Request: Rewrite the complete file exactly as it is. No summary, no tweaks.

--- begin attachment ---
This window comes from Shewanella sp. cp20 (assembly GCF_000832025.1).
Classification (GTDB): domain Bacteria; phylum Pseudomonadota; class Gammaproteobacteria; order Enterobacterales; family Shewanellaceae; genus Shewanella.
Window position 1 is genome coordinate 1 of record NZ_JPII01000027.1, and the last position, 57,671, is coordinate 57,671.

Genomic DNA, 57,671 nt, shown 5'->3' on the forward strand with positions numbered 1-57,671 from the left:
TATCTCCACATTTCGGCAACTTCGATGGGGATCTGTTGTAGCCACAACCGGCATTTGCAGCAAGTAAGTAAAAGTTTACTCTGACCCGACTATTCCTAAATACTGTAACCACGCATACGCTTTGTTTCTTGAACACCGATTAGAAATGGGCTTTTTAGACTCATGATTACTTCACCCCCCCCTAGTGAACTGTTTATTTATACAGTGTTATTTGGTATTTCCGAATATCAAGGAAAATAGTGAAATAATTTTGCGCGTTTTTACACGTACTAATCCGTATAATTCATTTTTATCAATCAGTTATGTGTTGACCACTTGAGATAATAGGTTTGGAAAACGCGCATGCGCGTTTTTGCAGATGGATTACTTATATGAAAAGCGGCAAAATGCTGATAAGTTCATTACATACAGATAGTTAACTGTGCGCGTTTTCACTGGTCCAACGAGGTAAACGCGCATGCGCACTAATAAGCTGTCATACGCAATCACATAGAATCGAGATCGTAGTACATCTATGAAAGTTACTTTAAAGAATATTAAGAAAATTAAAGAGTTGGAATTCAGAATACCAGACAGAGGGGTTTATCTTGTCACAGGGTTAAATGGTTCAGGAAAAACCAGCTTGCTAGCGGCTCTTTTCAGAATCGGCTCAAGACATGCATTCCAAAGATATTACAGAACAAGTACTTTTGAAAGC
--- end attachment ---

This window comes from Shewanella sp. cp20 (assembly GCF_000832025.1).
Classification (GTDB): domain Bacteria; phylum Pseudomonadota; class Gammaproteobacteria; order Enterobacterales; family Shewanellaceae; genus Shewanella.
Window position 1 is genome coordinate 1 of record NZ_JPII01000027.1, and the last position, 57,671, is coordinate 57,671.

Genomic DNA, 57,671 nt, shown 5'->3' on the forward strand with positions numbered 1-57,671 from the left:
TATCTCCACATTTCGGCAACTTCGATGGGGATCTGTTGTAGCCACAACCGGCATTTGCAGCAAGTAAGTAAAAGTTTACTCTGACCCGACTATTCCTAAATACTGTAACCACGCATACGCTTTGTTTCTTGAACACCGATTAGAAATGGGCTTTTTAGACTCATGATTACTTCACCCCCCCCTAGTGAACTGTTTATTTATACAGTGTTATTTGGTATTTCCGAATATCAAGGAAAATAGTGAAATAATTTTGCGCGTTTTTACACGTACTAATCCGTATAATTCATTTTTATCAATCAGTTATGTGTTGACCACTTGAGATAATAGGTTTGGAAAACGCGCATGCGCGTTTTTGCAGATGGATTACTTATATGAAAAGCGGCAAAATGCTGATAAGTTCATTACATACAGATAGTTAACTGTGCGCGTTTTCACTGGTCCAACGAGGTAAACGCGCATGCGCACTAATAAGCTGTCATACGCAATCACATAGAATCGAGATCGTAGTACATCTATGAAAGTTACTTTAAAGAATATTAAGAAAATTAAAGAGTTGGAATTCAGAATACCAGACAGAGGGGTTTATCTTGTCACAGGGTTAAATGGTTCAGGAAAAACCAGCTTGCTAGCGGCTCTTTTCAGAATCGGCTCAAGACATGCATTCCAAAGATATTACAGAACAAGTACTTTTGAAAGC